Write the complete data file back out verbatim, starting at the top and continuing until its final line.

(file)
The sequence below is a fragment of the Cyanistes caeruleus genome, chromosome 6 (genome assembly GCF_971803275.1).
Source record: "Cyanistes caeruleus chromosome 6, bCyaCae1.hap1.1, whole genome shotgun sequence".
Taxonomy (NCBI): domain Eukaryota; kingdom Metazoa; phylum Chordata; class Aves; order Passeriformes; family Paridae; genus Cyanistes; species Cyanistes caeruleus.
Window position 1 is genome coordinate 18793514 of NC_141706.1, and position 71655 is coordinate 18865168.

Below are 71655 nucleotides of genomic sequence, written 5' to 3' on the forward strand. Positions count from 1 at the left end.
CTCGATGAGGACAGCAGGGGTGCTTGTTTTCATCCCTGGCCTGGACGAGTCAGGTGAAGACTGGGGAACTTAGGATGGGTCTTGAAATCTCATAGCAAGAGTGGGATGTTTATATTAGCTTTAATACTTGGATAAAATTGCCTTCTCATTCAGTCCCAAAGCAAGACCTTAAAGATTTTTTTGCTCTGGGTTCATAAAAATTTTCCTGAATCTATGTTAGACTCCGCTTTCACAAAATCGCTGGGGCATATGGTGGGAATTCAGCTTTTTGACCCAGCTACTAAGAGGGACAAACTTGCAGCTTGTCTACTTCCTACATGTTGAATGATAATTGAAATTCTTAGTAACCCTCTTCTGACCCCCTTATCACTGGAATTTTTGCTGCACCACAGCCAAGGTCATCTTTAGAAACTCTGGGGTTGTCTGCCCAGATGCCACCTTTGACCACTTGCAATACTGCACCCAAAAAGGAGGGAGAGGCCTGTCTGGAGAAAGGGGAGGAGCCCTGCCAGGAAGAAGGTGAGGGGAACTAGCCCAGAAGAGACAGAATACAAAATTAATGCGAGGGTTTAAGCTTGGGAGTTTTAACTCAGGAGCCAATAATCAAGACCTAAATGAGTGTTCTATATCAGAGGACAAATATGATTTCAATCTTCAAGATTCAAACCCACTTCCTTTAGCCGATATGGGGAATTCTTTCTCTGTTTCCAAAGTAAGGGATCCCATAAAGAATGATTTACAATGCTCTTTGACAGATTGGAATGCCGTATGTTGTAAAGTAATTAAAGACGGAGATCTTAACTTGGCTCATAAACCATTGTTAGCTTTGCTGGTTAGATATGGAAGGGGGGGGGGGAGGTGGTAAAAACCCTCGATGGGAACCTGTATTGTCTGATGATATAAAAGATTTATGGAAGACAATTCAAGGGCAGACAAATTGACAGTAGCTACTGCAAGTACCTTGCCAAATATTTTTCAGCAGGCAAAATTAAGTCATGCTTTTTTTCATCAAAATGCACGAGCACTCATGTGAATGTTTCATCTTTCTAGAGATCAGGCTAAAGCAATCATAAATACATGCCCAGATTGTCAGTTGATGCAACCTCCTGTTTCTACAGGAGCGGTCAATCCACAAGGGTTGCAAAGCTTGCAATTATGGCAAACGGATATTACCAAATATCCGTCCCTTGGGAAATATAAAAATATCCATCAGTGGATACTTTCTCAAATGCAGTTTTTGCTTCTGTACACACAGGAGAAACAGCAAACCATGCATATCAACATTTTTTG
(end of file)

The sequence below is a fragment of the Cyanistes caeruleus genome, chromosome 6 (genome assembly GCF_971803275.1).
Source record: "Cyanistes caeruleus chromosome 6, bCyaCae1.hap1.1, whole genome shotgun sequence".
Taxonomy (NCBI): domain Eukaryota; kingdom Metazoa; phylum Chordata; class Aves; order Passeriformes; family Paridae; genus Cyanistes; species Cyanistes caeruleus.
Window position 1 is genome coordinate 18793514 of NC_141706.1, and position 71655 is coordinate 18865168.

Below are 71655 nucleotides of genomic sequence, written 5' to 3' on the forward strand. Positions count from 1 at the left end.
CTCGATGAGGACAGCAGGGGTGCTTGTTTTCATCCCTGGCCTGGACGAGTCAGGTGAAGACTGGGGAACTTAGGATGGGTCTTGAAATCTCATAGCAAGAGTGGGATGTTTATATTAGCTTTAATACTTGGATAAAATTGCCTTCTCATTCAGTCCCAAAGCAAGACCTTAAAGATTTTTTTGCTCTGGGTTCATAAAAATTTTCCTGAATCTATGTTAGACTCCGCTTTCACAAAATCGCTGGGGCATATGGTGGGAATTCAGCTTTTTGACCCAGCTACTAAGAGGGACAAACTTGCAGCTTGTCTACTTCCTACATGTTGAATGATAATTGAAATTCTTAGTAACCCTCTTCTGACCCCCTTATCACTGGAATTTTTGCTGCACCACAGCCAAGGTCATCTTTAGAAACTCTGGGGTTGTCTGCCCAGATGCCACCTTTGACCACTTGCAATACTGCACCCAAAAAGGAGGGAGAGGCCTGTCTGGAGAAAGGGGAGGAGCCCTGCCAGGAAGAAGGTGAGGGGAACTAGCCCAGAAGAGACAGAATACAAAATTAATGCGAGGGTTTAAGCTTGGGAGTTTTAACTCAGGAGCCAATAATCAAGACCTAAATGAGTGTTCTATATCAGAGGACAAATATGATTTCAATCTTCAAGATTCAAACCCACTTCCTTTAGCCGATATGGGGAATTCTTTCTCTGTTTCCAAAGTAAGGGATCCCATAAAGAATGATTTACAATGCTCTTTGACAGATTGGAATGCCGTATGTTGTAAAGTAATTAAAGACGGAGATCTTAACTTGGCTCATAAACCATTGTTAGCTTTGCTGGTTAGATATGGAAGGGGGGGGGGGAGGTGGTAAAAACCCTCGATGGGAACCTGTATTGTCTGATGATATAAAAGATTTATGGAAGACAATTCAAGGGCAGACAAATTGACAGTAGCTACTGCAAGTACCTTGCCAAATATTTTTCAGCAGGCAAAATTAAGTCATGCTTTTTTTCATCAAAATGCACGAGCACTCATGTGAATGTTTCATCTTTCTAGAGATCAGGCTAAAGCAATCATAAATACATGCCCAGATTGTCAGTTGATGCAACCTCCTGTTTCTACAGGAGCGGTCAATCCACAAGGGTTGCAAAGCTTGCAATTATGGCAAACGGATATTACCAAATATCCGTCCCTTGGGAAATATAAAAATATCCATCAGTGGATACTTTCTCAAATGCAGTTTTTGCTTCTGTACACACAGGAGAAACAGCAAACCATGCATATCAACATTTTTTG